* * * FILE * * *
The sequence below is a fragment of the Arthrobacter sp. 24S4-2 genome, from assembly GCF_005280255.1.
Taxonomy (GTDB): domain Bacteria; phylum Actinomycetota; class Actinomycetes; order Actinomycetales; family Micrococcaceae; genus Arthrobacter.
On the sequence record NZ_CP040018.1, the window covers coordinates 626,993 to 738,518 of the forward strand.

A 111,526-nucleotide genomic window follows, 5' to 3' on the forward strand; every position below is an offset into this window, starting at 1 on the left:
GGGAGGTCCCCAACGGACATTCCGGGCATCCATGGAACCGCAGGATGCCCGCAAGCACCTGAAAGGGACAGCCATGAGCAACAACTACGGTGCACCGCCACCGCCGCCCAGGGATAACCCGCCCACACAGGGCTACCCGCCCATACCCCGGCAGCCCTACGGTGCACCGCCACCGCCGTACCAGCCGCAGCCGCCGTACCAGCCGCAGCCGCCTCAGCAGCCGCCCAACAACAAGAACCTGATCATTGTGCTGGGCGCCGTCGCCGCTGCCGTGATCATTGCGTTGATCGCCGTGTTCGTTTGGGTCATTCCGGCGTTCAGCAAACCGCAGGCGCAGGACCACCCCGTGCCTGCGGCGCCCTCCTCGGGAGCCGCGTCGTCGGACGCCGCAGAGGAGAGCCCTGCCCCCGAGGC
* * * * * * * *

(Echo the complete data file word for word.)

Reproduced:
The sequence below is a fragment of the Arthrobacter sp. 24S4-2 genome, from assembly GCF_005280255.1.
Taxonomy (GTDB): domain Bacteria; phylum Actinomycetota; class Actinomycetes; order Actinomycetales; family Micrococcaceae; genus Arthrobacter.
On the sequence record NZ_CP040018.1, the window covers coordinates 626,993 to 738,518 of the forward strand.

A 111,526-nucleotide genomic window follows, 5' to 3' on the forward strand; every position below is an offset into this window, starting at 1 on the left:
GGGAGGTCCCCAACGGACATTCCGGGCATCCATGGAACCGCAGGATGCCCGCAAGCACCTGAAAGGGACAGCCATGAGCAACAACTACGGTGCACCGCCACCGCCGCCCAGGGATAACCCGCCCACACAGGGCTACCCGCCCATACCCCGGCAGCCCTACGGTGCACCGCCACCGCCGTACCAGCCGCAGCCGCCGTACCAGCCGCAGCCGCCTCAGCAGCCGCCCAACAACAAGAACCTGATCATTGTGCTGGGCGCCGTCGCCGCTGCCGTGATCATTGCGTTGATCGCCGTGTTCGTTTGGGTCATTCCGGCGTTCAGCAAACCGCAGGCGCAGGACCACCCCGTGCCTGCGGCGCCCTCCTCGGGAGCCGCGTCGTCGGACGCCGCAGAGGAGAGCCCTGCCCCCGAGGC